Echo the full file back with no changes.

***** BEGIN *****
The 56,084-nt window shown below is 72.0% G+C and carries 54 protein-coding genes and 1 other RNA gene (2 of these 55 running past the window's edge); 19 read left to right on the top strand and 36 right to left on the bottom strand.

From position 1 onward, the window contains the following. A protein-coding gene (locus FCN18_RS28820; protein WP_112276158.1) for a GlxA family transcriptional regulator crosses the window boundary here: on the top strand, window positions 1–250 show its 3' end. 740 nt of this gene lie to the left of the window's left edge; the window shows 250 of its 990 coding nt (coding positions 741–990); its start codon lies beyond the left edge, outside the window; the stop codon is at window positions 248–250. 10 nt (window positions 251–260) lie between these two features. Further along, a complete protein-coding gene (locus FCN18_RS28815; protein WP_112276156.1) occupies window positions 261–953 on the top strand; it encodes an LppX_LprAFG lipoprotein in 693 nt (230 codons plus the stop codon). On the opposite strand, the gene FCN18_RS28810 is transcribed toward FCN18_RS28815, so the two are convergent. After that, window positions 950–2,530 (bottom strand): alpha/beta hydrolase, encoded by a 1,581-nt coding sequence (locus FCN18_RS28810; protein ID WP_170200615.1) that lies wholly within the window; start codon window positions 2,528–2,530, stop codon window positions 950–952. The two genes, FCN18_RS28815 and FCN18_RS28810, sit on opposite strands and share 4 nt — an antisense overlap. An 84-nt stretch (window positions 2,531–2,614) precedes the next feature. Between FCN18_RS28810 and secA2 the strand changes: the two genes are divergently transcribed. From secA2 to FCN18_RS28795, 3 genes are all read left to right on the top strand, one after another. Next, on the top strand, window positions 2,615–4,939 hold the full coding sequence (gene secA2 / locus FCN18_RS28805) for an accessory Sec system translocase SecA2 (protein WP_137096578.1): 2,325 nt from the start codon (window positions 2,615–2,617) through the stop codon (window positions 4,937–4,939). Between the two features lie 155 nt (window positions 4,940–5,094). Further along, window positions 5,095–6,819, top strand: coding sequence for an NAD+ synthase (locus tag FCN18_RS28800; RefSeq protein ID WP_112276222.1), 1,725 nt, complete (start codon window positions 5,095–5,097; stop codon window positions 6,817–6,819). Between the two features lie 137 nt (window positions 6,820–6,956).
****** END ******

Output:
The 56,084-nt window shown below is 72.0% G+C and carries 54 protein-coding genes and 1 other RNA gene (2 of these 55 running past the window's edge); 19 read left to right on the top strand and 36 right to left on the bottom strand.

From position 1 onward, the window contains the following. A protein-coding gene (locus FCN18_RS28820; protein WP_112276158.1) for a GlxA family transcriptional regulator crosses the window boundary here: on the top strand, window positions 1–250 show its 3' end. 740 nt of this gene lie to the left of the window's left edge; the window shows 250 of its 990 coding nt (coding positions 741–990); its start codon lies beyond the left edge, outside the window; the stop codon is at window positions 248–250. 10 nt (window positions 251–260) lie between these two features. Further along, a complete protein-coding gene (locus FCN18_RS28815; protein WP_112276156.1) occupies window positions 261–953 on the top strand; it encodes an LppX_LprAFG lipoprotein in 693 nt (230 codons plus the stop codon). On the opposite strand, the gene FCN18_RS28810 is transcribed toward FCN18_RS28815, so the two are convergent. After that, window positions 950–2,530 (bottom strand): alpha/beta hydrolase, encoded by a 1,581-nt coding sequence (locus FCN18_RS28810; protein ID WP_170200615.1) that lies wholly within the window; start codon window positions 2,528–2,530, stop codon window positions 950–952. The two genes, FCN18_RS28815 and FCN18_RS28810, sit on opposite strands and share 4 nt — an antisense overlap. An 84-nt stretch (window positions 2,531–2,614) precedes the next feature. Between FCN18_RS28810 and secA2 the strand changes: the two genes are divergently transcribed. From secA2 to FCN18_RS28795, 3 genes are all read left to right on the top strand, one after another. Next, on the top strand, window positions 2,615–4,939 hold the full coding sequence (gene secA2 / locus FCN18_RS28805) for an accessory Sec system translocase SecA2 (protein WP_137096578.1): 2,325 nt from the start codon (window positions 2,615–2,617) through the stop codon (window positions 4,937–4,939). Between the two features lie 155 nt (window positions 4,940–5,094). Further along, window positions 5,095–6,819, top strand: coding sequence for an NAD+ synthase (locus tag FCN18_RS28800; RefSeq protein ID WP_112276222.1), 1,725 nt, complete (start codon window positions 5,095–5,097; stop codon window positions 6,817–6,819). Between the two features lie 137 nt (window positions 6,820–6,956).